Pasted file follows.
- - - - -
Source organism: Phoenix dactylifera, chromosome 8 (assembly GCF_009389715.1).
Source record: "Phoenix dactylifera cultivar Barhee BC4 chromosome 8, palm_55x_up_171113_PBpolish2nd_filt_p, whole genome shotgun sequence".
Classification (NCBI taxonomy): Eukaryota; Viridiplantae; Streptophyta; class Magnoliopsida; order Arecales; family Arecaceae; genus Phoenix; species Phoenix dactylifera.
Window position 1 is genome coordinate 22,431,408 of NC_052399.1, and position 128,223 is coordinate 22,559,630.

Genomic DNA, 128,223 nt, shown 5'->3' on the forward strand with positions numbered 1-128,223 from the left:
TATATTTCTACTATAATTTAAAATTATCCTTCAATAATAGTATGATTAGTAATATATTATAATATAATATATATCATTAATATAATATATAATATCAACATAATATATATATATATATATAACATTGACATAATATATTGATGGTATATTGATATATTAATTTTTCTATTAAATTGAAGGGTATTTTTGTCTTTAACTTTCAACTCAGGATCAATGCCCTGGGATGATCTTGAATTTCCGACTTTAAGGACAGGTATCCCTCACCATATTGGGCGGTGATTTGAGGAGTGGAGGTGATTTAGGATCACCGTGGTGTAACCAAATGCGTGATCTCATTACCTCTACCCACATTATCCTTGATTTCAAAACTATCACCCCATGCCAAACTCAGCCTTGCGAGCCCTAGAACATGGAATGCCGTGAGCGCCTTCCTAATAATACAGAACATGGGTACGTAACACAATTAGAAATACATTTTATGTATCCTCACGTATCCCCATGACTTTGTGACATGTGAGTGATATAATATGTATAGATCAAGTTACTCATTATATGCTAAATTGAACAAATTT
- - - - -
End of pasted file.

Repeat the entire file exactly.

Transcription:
Source organism: Phoenix dactylifera, chromosome 8 (assembly GCF_009389715.1).
Source record: "Phoenix dactylifera cultivar Barhee BC4 chromosome 8, palm_55x_up_171113_PBpolish2nd_filt_p, whole genome shotgun sequence".
Classification (NCBI taxonomy): Eukaryota; Viridiplantae; Streptophyta; class Magnoliopsida; order Arecales; family Arecaceae; genus Phoenix; species Phoenix dactylifera.
Window position 1 is genome coordinate 22,431,408 of NC_052399.1, and position 128,223 is coordinate 22,559,630.

Genomic DNA, 128,223 nt, shown 5'->3' on the forward strand with positions numbered 1-128,223 from the left:
TATATTTCTACTATAATTTAAAATTATCCTTCAATAATAGTATGATTAGTAATATATTATAATATAATATATATCATTAATATAATATATAATATCAACATAATATATATATATATATATAACATTGACATAATATATTGATGGTATATTGATATATTAATTTTTCTATTAAATTGAAGGGTATTTTTGTCTTTAACTTTCAACTCAGGATCAATGCCCTGGGATGATCTTGAATTTCCGACTTTAAGGACAGGTATCCCTCACCATATTGGGCGGTGATTTGAGGAGTGGAGGTGATTTAGGATCACCGTGGTGTAACCAAATGCGTGATCTCATTACCTCTACCCACATTATCCTTGATTTCAAAACTATCACCCCATGCCAAACTCAGCCTTGCGAGCCCTAGAACATGGAATGCCGTGAGCGCCTTCCTAATAATACAGAACATGGGTACGTAACACAATTAGAAATACATTTTATGTATCCTCACGTATCCCCATGACTTTGTGACATGTGAGTGATATAATATGTATAGATCAAGTTACTCATTATATGCTAAATTGAACAAATTT